A good rule of thumb to follow with virtual interviews is to behave as if you’re meeting that individual in person. Therefore, when it comes to small talk, just be yourself and converse as you would if you were meeting your interviewer for the first time.

The amount of small talk your interviewer wants to engage in will be driven by cultural or organizational norms, but also their personality. Overall, do your best to read the situation. From there, you will get a sense of when the small talk should wrap up and when the interview should begin (most likely, the interviewer will take charge on this step).


You should address as many tech issues as possible before the interview kicks off. Even though it may not be within your control, being on a poor connection isn’t going to help your cause, especially if other candidates are not wrestling with similar tech issues.

If your Wi-Fi signals aren’t great, try to do the interview from a place where you can have a solid connection. You can also take small steps to improve speeds. For example, try to plug your device directly into your router. Close all other programs, especially those that constantly sync in the background, such as email or file-sharing programs. You can also turn off any other devices in your house that are using the same network.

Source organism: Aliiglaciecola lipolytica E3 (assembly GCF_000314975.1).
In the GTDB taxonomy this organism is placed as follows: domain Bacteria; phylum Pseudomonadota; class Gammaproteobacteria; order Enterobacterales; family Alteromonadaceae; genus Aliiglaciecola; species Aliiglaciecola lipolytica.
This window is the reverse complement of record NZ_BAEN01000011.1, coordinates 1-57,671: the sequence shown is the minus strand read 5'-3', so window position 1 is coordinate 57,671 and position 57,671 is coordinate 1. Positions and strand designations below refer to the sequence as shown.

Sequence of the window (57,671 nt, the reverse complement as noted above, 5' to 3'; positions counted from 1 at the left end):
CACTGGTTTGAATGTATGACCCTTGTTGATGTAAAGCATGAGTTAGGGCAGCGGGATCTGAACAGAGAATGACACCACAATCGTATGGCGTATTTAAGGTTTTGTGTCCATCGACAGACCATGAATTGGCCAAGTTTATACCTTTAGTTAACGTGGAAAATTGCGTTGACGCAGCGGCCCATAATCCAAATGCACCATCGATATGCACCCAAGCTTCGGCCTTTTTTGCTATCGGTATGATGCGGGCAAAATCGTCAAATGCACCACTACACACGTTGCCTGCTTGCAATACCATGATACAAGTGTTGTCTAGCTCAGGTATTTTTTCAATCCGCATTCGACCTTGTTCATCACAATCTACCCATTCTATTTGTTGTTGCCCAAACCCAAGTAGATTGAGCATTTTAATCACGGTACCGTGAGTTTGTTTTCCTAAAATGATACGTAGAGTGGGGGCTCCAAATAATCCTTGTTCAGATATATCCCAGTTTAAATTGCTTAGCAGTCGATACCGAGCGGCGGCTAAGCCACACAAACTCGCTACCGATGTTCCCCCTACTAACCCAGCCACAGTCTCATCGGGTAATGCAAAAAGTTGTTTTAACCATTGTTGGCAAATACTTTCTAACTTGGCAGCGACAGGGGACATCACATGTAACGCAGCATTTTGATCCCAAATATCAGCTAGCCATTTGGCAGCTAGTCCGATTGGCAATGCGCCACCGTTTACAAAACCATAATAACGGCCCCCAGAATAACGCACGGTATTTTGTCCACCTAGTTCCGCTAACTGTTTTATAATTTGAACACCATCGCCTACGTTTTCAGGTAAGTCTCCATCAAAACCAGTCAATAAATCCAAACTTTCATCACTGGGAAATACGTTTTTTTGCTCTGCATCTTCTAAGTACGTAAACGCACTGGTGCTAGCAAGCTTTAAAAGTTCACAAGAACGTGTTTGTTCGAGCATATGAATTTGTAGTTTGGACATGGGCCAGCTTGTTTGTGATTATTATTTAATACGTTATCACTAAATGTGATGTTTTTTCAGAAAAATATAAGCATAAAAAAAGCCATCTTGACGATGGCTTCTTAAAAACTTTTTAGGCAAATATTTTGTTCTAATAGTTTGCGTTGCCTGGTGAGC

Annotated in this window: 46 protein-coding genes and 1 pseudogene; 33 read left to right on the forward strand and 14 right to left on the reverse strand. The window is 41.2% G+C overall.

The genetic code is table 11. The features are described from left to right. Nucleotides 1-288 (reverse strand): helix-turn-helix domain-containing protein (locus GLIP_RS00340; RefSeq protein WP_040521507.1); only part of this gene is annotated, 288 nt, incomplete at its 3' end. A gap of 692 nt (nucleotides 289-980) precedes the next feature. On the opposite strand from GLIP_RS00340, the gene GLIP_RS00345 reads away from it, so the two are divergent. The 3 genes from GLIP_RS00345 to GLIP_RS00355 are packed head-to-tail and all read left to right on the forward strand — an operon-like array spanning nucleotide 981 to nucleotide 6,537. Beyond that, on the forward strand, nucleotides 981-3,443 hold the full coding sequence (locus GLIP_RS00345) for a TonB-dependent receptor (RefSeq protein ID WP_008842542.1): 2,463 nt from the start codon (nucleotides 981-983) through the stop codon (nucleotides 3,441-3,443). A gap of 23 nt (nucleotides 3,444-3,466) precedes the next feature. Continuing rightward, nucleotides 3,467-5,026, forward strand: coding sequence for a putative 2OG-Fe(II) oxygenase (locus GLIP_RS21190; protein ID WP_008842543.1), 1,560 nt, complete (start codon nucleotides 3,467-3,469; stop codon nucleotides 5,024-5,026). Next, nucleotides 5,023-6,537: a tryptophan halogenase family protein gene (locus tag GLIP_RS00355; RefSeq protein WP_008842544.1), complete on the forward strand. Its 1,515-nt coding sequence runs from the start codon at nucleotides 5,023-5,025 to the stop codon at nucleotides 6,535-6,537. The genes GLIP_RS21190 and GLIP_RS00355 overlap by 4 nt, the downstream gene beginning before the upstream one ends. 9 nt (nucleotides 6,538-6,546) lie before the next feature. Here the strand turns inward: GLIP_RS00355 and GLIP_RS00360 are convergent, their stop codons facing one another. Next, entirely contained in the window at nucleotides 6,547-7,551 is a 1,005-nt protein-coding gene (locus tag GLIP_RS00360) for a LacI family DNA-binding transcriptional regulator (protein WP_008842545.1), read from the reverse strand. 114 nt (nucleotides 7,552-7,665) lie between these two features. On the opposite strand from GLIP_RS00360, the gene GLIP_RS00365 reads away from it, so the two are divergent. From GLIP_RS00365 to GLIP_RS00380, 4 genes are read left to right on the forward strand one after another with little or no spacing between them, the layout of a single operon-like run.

Barring this, if you absolutely have no way of getting a solid connection, you could see if the option exists to do a phone call. However, in an employer’s market, you may discover deviating from the requested interviewing format will likely not work in your favor.


Ultimately, you’re just trying to create the most favorable, professional image possible and convince a hiring manager you’re qualified for the role. A good rule of thumb is to act as you would if you were meeting the hiring manager face-to-face. Adhering to this principle minimizes any friction caused by the virtual interview format itself, allowing your interviewer to focus on who you are and the value you can offer.

Whenever you’re doing a virtual interview, it can be easy to get distracted by the subtle discrepancies of a digital medium. Following this set of guidelines will minimize the chances of an unforced error, where a video glitch or small technicality is the reason a hiring manager rules you out.


Joseph Liu is a public speaker, career change consultant, and podcast host. Hear stories of career reinvention on his Career Relaunch podcast, and follow him on Twitter at @JosephPLiu.